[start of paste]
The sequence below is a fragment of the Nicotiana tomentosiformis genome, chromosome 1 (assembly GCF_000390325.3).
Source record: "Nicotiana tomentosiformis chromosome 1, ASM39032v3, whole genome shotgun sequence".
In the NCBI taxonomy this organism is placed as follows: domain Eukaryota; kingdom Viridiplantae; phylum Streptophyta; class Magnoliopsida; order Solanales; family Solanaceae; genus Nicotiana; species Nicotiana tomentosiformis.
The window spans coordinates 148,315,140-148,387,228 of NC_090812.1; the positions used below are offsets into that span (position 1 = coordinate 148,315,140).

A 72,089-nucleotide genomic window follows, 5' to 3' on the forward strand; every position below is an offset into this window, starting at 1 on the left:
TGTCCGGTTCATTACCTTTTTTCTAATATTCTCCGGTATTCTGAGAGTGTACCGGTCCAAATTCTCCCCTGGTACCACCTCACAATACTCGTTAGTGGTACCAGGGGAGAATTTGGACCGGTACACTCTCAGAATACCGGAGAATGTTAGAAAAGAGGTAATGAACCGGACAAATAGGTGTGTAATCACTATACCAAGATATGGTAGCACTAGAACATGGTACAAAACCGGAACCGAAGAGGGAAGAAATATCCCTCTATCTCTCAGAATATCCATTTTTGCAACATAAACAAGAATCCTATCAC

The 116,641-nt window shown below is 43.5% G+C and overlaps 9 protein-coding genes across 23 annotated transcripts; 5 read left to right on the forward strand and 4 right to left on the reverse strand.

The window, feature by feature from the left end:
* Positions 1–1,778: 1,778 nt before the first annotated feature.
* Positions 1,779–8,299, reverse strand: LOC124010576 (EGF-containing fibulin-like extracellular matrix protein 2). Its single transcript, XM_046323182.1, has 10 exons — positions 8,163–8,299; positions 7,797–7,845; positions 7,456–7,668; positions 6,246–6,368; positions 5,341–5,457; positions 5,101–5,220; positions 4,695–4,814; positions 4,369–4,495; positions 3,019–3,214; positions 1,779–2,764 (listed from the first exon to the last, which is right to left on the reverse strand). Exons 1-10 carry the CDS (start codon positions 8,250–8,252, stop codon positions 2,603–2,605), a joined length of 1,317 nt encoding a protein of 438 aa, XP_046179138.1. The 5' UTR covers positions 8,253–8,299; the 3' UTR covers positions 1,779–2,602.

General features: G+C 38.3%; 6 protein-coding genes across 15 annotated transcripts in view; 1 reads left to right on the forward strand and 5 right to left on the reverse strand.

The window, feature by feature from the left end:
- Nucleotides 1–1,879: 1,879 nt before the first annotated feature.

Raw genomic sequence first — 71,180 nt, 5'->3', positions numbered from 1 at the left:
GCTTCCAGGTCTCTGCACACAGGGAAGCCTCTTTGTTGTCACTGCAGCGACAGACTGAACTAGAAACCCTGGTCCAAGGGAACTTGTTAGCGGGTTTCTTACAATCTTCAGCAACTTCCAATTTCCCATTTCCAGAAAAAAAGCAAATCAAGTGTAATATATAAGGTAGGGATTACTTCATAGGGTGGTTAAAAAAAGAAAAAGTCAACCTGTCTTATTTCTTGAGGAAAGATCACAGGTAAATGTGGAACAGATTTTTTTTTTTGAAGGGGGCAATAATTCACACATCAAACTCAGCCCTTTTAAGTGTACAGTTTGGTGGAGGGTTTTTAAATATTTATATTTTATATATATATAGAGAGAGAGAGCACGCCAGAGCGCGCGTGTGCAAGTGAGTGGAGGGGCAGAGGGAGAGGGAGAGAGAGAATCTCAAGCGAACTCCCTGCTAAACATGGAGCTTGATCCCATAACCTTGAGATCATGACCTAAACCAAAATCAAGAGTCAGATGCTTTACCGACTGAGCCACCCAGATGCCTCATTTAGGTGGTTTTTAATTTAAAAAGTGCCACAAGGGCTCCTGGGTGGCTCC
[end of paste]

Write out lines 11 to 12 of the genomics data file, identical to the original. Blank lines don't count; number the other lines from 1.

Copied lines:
General features: G+C 38.3%; 6 protein-coding genes across 15 annotated transcripts in view; 1 reads left to right on the forward strand and 5 right to left on the reverse strand.

The window, feature by feature from the left end: